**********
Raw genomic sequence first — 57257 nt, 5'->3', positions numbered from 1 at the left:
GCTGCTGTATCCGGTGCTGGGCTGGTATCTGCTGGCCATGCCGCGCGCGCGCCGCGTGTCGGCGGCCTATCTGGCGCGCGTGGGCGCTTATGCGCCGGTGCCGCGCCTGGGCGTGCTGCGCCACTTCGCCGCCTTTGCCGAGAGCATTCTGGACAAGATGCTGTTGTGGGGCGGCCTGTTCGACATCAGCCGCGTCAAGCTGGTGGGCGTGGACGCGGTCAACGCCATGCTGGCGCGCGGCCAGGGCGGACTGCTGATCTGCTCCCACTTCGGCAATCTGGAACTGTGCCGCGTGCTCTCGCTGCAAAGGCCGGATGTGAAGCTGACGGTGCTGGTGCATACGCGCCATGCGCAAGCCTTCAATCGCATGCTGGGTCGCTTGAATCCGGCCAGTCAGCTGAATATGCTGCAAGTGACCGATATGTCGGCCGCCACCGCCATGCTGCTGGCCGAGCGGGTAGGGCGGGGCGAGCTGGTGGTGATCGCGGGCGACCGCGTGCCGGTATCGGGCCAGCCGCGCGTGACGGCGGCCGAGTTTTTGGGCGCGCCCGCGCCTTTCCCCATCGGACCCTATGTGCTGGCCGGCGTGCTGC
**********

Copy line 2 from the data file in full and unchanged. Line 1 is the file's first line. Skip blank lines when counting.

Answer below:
GCTGCTGTATCCGGTGCTGGGCTGGTATCTGCTGGCCATGCCGCGCGCGCGCCGCGTGTCGGCGGCCTATCTGGCGCGCGTGGGCGCTTATGCGCCGGTGCCGCGCCTGGGCGTGCTGCGCCACTTCGCCGCCTTTGCCGAGAGCATTCTGGACAAGATGCTGTTGTGGGGCGGCCTGTTCGACATCAGCCGCGTCAAGCTGGTGGGCGTGGACGCGGTCAACGCCATGCTGGCGCGCGGCCAGGGCGGACTGCTGATCTGCTCCCACTTCGGCAATCTGGAACTGTGCCGCGTGCTCTCGCTGCAAAGGCCGGATGTGAAGCTGACGGTGCTGGTGCATACGCGCCATGCGCAAGCCTTCAATCGCATGCTGGGTCGCTTGAATCCGGCCAGTCAGCTGAATATGCTGCAAGTGACCGATATGTCGGCCGCCACCGCCATGCTGCTGGCCGAGCGGGTAGGGCGGGGCGAGCTGGTGGTGATCGCGGGCGACCGCGTGCCGGTATCGGGCCAGCCGCGCGTGACGGCGGCCGAGTTTTTGGGCGCGCCCGCGCCTTTCCCCATCGGACCCTATGTGCTGGCCGGCGTGCTGC